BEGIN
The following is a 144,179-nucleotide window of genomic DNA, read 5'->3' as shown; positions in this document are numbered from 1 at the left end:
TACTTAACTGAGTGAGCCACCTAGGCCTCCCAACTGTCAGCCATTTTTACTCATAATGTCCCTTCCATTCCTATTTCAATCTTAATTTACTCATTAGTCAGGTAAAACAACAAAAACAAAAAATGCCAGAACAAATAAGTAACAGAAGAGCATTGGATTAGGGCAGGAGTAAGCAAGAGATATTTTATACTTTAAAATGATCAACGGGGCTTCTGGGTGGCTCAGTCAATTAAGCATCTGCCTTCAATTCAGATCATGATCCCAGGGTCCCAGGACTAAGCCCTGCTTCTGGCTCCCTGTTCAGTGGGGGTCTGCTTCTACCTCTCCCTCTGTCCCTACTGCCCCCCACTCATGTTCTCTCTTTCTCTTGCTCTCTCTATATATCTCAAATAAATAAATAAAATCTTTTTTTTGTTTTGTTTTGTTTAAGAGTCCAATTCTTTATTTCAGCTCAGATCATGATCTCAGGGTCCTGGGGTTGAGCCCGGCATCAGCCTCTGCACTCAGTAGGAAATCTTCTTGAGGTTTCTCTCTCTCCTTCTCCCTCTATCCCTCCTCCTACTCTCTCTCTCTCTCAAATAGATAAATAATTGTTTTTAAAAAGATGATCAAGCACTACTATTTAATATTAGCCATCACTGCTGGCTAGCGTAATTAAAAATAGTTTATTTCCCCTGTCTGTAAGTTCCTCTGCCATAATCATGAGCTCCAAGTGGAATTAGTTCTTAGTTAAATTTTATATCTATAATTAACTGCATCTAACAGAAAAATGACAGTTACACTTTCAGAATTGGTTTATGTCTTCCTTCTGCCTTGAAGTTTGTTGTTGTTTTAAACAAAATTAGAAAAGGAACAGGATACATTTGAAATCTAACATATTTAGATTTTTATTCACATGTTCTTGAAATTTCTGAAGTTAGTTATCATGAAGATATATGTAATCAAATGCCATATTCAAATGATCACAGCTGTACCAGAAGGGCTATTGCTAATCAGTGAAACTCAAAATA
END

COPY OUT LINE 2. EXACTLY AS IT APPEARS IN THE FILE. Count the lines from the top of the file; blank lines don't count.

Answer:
TACTTAACTGAGTGAGCCACCTAGGCCTCCCAACTGTCAGCCATTTTTACTCATAATGTCCCTTCCATTCCTATTTCAATCTTAATTTACTCATTAGTCAGGTAAAACAACAAAAACAAAAAATGCCAGAACAAATAAGTAACAGAAGAGCATTGGATTAGGGCAGGAGTAAGCAAGAGATATTTTATACTTTAAAATGATCAACGGGGCTTCTGGGTGGCTCAGTCAATTAAGCATCTGCCTTCAATTCAGATCATGATCCCAGGGTCCCAGGACTAAGCCCTGCTTCTGGCTCCCTGTTCAGTGGGGGTCTGCTTCTACCTCTCCCTCTGTCCCTACTGCCCCCCACTCATGTTCTCTCTTTCTCTTGCTCTCTCTATATATCTCAAATAAATAAATAAAATCTTTTTTTTGTTTTGTTTTGTTTAAGAGTCCAATTCTTTATTTCAGCTCAGATCATGATCTCAGGGTCCTGGGGTTGAGCCCGGCATCAGCCTCTGCACTCAGTAGGAAATCTTCTTGAGGTTTCTCTCTCTCCTTCTCCCTCTATCCCTCCTCCTACTCTCTCTCTCTCTCAAATAGATAAATAATTGTTTTTAAAAAGATGATCAAGCACTACTATTTAATATTAGCCATCACTGCTGGCTAGCGTAATTAAAAATAGTTTATTTCCCCTGTCTGTAAGTTCCTCTGCCATAATCATGAGCTCCAAGTGGAATTAGTTCTTAGTTAAATTTTATATCTATAATTAACTGCATCTAACAGAAAAATGACAGTTACACTTTCAGAATTGGTTTATGTCTTCCTTCTGCCTTGAAGTTTGTTGTTGTTTTAAACAAAATTAGAAAAGGAACAGGATACATTTGAAATCTAACATATTTAGATTTTTATTCACATGTTCTTGAAATTTCTGAAGTTAGTTATCATGAAGATATATGTAATCAAATGCCATATTCAAATGATCACAGCTGTACCAGAAGGGCTATTGCTAATCAGTGAAACTCAAAATA